Extreme drought conditions can cripple the production of popular honey flavors like Blackberry and Tupelo. Such was the case last year with the production of local Gallberry honey.
“We usually get a large nectar flow off of Gallberries, but last year we had a drought for about 5 or 6 weeks during the month of May. It caused all of the blooms to fall off and we didn’t make any Gallberry honey at all,” he said.
Because of these hurdles, it is important for the beekeepers to monitor the phenology of the plants and bees. With unbalanced weather patterns, we are witnessing warmer days in the middle of winter. The spikes in temperatures cause some plants to bloom early. Studying how bees respond to plant life cycles helps prepare beekeepers for the changes in nature’s calendar.
“The warm weather we had back in January kick started the season and the bees responded to that. The red maple bloomed about two weeks early this year and it caused the queens to lay the boxes out pretty heavily. Piles of bees came in and they tripled in population. Then, when February saw a late freeze, it killed the blooms, which killed the nectar supply for the bees,” Carroll said.
When there is a shortage of nectar, the bees die of starvation. To fight this issue, beekeepers rely on sugar water as a substitute for the bees’ diet. It sounds like an easy fix, but it comes with risks.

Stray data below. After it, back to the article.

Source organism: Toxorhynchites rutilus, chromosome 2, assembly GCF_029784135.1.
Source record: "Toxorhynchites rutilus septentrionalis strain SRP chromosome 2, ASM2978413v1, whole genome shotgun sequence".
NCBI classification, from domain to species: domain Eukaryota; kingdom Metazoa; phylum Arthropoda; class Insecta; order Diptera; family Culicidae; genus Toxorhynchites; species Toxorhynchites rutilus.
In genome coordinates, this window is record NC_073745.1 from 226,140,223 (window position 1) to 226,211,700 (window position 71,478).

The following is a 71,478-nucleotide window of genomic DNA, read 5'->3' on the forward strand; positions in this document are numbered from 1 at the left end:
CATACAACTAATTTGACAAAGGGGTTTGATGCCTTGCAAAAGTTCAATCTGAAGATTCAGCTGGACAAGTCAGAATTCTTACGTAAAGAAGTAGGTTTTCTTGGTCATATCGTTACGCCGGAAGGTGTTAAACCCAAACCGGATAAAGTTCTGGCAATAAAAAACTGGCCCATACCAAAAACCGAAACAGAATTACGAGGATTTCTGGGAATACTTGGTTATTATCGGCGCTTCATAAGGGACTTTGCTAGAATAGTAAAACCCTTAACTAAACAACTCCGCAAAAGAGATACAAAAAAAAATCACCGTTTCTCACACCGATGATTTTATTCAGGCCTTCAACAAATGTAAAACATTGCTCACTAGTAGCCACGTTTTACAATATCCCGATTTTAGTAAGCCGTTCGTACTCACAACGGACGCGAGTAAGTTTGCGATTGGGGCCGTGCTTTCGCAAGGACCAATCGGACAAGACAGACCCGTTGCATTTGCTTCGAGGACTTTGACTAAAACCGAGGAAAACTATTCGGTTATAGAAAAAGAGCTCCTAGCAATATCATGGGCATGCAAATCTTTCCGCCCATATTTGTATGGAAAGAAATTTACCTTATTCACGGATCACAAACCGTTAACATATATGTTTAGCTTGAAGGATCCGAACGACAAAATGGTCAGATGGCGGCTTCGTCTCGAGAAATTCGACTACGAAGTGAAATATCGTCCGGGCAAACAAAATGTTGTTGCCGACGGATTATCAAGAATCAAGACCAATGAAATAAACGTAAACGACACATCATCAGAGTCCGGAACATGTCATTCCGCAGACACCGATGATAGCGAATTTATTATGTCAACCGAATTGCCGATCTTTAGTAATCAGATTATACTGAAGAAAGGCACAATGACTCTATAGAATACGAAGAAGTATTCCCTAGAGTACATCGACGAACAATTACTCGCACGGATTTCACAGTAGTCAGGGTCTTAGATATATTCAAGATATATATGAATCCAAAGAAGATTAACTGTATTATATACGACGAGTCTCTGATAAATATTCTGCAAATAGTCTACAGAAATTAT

“The more you feed them, the more water you put into the box. Sugar water creates moisture in the hive. If you don’t vent the hive well enough, moisture inside will freeze [during cold weather]. You can lose a lot of bees to the elements at that point,” Carroll said.
Amidst the lingering risks of CCD and the detrimental impacts of climate change, it almost sounds as if the bees don’t have a fighting chance at survival. The good news is, there are things we can do as individuals to help alleviate the sting of such threats. All it takes is a trip to the backyard:
• Water your yard during dry spells. Keeping your grass/plants watered will flush out dust and harmful toxins that build up over time. You can take it one step further and add a bird bath for animals to rinse off in.
• Plant a small, bee-friendly garden Flowers like snapdragons and hydrangeas attract bees as good sources of food. For optimal results, add foliage to your garden that blooms annually. Just remember to avoid using chemicals and pesticides.
• Join the buzz. Stay informed and support conservational efforts. Becoming mindful of the environment will help us make better decisions on how to care for it. In return, we will be more equipped to protect our plants and animals.
So, the next time I’m stirring some good ol’ homegrown honey into a cup of chai tea, I won’t take it for granted. Instead, I’ll just remember that bees are the gold standard for environmental sustainability and without them, life–like my tea–wouldn’t be nearly as sweet.